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Volume 12 - Issue 2 - October 2006

  • Text
  • Toronto
  • October
  • Theatre
  • Choir
  • Concerts
  • Jazz
  • Choral
  • Arts
  • Singers
  • Symphony

Concerted efforts(and

Concerted efforts(and disconnects)One kind of "concerted effort" I want tomention this month is the work it takes tocome up with a concert season. Every singleevent, as presenters know, is an aggregationof minutiae - logistic and artistic, creativeand laborious. As you sweep through our177 member profiles this issue, slow downenough to imagine the collective effort (fromthe high artistic to the mundane) compressedinto each of those 175-word capsules. "Grassroots" comes to mind, for once, as a powerfullyaccurate description.I also want to mention the effort put outthis production cycle by WholeNote's sturdystaff. The same hardy little band that bringsyou WholeNote each month, added the compilationof the blue pages to their alreadyoverburdened schedules. And still, somehow,made it all happen.And there's a third sense of the phrasethat rears its head this issue: the rather wryersense of Jim Galloway's column, in whichhe reflects on the things that make a venue"disconcerting" for a jazz performer (and forsome audience members as well).The disconnectHad things gone as planned, this is whereI'd have launched into a little discursus onthe difference between "concerted" and "orchestrated",with a plea to our cultural czarsto get beyond the lazy thinking of relying onthe latter. "Orchestrated" is easier, nodoubt. Declare a festival to best all festivals.Throw money. Buy hype. And expect theworld to beat a path to our newly painted"world-class" front door. (Only to find out,after the fact, that the world was alreadyhere, quietly, concertedly, working away.)But I'll have to wait to shout at the czars.Fate intervenes in the form of a handful oflistings left out of this issue, but spotted intime to slow down, if not stop, the presses.While some of the events at the Music Gallerythis month made it into our listings, thefollowing six, all at the Gallery didn't:Oct 07 8:00: Trio Tarana +Jesse StewartOct 08 and 9: 8:00: Matmos, with So PercussionOct 13 8:00: Morris Patter: Play What You Mean!Oct 14 8:00: Metasax/DRUMthingsOct 26 8:00: Toca Loca: Love Her Madly;Oct 28 8:00: The Lollipop People Halloween ShowFor details, refer to the Music Gallery's ownwebsite at www.musicgallery.org.David Perlman, editorFootnote from our listings coordinator:Presenters, note that in this case the listings werenot sent to listings@thewholenote.com. Most misaddressedemails are forwarded, but do you want totake the chance that yours isn't? ... Don't send themto "info" or "editor" or "publisher". Send them tolistings@thewholenote.com. While you think of it,why not go and check your mailing lists, now?10Back to Ad IndexThis month's coverSophie Milmanhas spent the last year and half touring, andthere seems to be no end in sight for the 23-year old jazz vocalist who reached numberone on iTunes in both France and the USAthis summer. She has performances bookedin Tokyo, Osaka, Nagoya and Yokohamathis year, and European and Americanengagements booked well into 2007.Milman came to Canada at the age of 16- the second move for her family in less thana decade, and she recalls how unhappy shewas upon her arrival. "When I went to highschool here, I was the weird immigrant kidthat had no money, read a lot and was prettyresentful of my surroundings .... I totallyimmersed myself in academic pursuits andmusic." Through the school choir, shediscovered the emotional release ofperformance, and through the pursuit offurther performance opportunities, she wasable to make Canada feel like home.Milman still pursued her academicinterests, after high school, studyingcommerce at U of T. She also found time torelease her self-titled debut album, whichhas now been released internationally and isdoing well in Japan and parts of Europe. Shehas been hailed for her deep emotionalconnection to the songs that she chooses, aswell as for her stellar musicianship.On October 28, Milman touches down inher hometown of Toronto for a specialconcert at the historic Winter GardenTheatre, a performance which should berevealing for Milman's fans; the constanttouring schedule can be gruelling, but it hasalso meant time for Milman with her band toworkshop new material.While most of her musical influencesstemmed from "traditional" jazz, she findsthat her band, whom she describes as a"fresh, young and energetic group ofmusicians", has encouraged her to branchout and explore a wider range of sounds andstyles. "Over the past year and a half oftouring," she says, "the band and I haveworked out quite a bit of repertoire. Over thepast summer of American performances, wehave been doing 40% album stuff and 60%new material, so I really can't wait to go intothe studio and play around with that stuff."Milman also has a love of cabaret, broadwayand gospel -- influences which can be heardin her music.Other musicians who inspire Milmaninclude pianist and organist Doug Riley. "Ialso heard a killing bass player with JoeLovano: her name is Esperanza Spalding.Hypothetically speaking, it would be great tohave another girl on the road; now it's meand 5 guys which can get a bit much."Tickets for the Toronto show are availablethrough Ticketmaster or at the WinterGarden box office.Sophia PerlmanWWW. THEWHOLENOTE .COMSophie Milman coming to the Winter Garden:exactly the kind ofjav. venue that Jim Gallowayis not complaining about (Jazz. Notes, page 26)Also on the coverThe drummer on the left is part of TheKiyoshi Nagata Ensemble (KNE), enteringWholeNote's annual October Blue Pages forthe first time. KNE has been based inToronto since its formation in 1998, touringwidely, and seeking through their music to"create a new voice for the taiko" that isnevertheless "rooted in the ancient folk drumtraditions of Japan". The Ensemble kicks offthe season October 13 & 14.Smiling from the centre is Mike Petersenwho "animates the audience as thecolourfully-costumed MC, Papageno" atMooredale Concerts' interactive Music andTruffles series, aiming to launch childrenfour and up "on a lifelong journey of lovefor classical music". M&T's fourth seasonkicks off Sunday October 1 with What is aConcerto?(coinciding with parentMooredale's 18th season opener featuring aconcerto -Mendelssohn's "other" concertofor violin (the d minor).(These are only two of the 177 stories in themember profiles in this month's annual BluePages.)To the right is Helmuth Rilling, returning tothe International Bach Festival, which isquietly becoming a Toronto fall fixture withits extraordinary opportunities for students,performers and public (as often as not alllumped in together), to hear and to overhear.As cooked up by U of T-based artisticdirector Doreen Rao, it's a tasty spiritualstew. Just ask any of the little legion ofdevotees who put as much of the week asthey can aside, rolling up daily to WalterHall, to watch a cantata being crafted andthen sung.OCTOBER 1 - NOVEMBER 7 2006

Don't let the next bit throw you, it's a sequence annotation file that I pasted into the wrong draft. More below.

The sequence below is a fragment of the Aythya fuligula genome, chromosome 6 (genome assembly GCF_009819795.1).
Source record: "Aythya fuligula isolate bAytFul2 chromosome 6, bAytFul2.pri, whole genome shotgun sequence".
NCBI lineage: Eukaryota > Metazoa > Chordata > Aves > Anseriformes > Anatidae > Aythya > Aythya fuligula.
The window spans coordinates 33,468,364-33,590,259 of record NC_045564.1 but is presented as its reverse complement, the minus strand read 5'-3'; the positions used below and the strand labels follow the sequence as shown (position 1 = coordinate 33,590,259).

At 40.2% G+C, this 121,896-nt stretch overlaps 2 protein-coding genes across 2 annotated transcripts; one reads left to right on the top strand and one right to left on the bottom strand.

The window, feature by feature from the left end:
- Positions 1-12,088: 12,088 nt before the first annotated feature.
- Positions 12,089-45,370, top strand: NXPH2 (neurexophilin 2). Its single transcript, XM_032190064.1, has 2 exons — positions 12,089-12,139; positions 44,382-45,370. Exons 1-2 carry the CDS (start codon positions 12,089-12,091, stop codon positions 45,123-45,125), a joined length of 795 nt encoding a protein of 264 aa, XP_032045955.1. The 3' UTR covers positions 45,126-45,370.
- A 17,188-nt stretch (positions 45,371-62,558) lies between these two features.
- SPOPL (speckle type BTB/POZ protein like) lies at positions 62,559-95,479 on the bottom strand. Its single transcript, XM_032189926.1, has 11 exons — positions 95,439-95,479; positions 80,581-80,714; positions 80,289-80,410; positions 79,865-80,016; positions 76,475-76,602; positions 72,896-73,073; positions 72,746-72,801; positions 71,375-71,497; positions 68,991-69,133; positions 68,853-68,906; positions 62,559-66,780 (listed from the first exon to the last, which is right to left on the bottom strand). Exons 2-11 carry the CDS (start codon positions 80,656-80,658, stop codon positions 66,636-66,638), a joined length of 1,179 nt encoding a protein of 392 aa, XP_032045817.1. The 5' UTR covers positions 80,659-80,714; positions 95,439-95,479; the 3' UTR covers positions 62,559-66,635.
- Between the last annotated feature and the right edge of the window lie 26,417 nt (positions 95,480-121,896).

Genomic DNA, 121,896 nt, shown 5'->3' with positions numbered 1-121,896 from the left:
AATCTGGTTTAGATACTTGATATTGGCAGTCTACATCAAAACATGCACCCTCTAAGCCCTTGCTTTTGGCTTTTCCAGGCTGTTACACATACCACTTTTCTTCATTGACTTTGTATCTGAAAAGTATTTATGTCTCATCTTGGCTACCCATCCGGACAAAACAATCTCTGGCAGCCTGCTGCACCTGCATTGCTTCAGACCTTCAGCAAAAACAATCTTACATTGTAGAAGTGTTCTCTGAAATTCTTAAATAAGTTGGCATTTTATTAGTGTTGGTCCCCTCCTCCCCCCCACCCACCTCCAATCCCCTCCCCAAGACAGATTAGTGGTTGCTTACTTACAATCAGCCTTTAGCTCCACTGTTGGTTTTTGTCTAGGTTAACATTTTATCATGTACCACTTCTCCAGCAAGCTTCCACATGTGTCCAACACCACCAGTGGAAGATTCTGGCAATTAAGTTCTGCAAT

Volume 26 (2020- )

Volume 26 Issue 1 - September 2020
Volume 26 Issue 2 - October 2020
Volume 26 Issue 3 - November 2020

Volumes 21-25 (2015-2020)

Volume 25 Issue 9 - July / August 2020
Volume 25 Issue 8 - May / June 2020
Volume 25 Issue 7 - April 2020
Volume 25 Issue 6 - March 2020
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Volume 25 Issue 4 - December 2019 / January 2020
Volume 25 Issue 3 - November 2019
Volume 25 Issue 2 - October 2019
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Volume 23 Issue 4 - December 2017 / January 2018
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Volume 23 Issue 2 - October 2017
Volume 23 Issue 1 - September 2017
Volume 22 Issue 9 - Summer 2017
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Volume 22 Issue 7 - April 2017
Volume 22 Issue 6 - March 2017
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Volume 22 Issue 4 - December 2016/January 2017
Volume 22 Issue 2 - October 2016
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Volume 21 Issue 1 - September 2015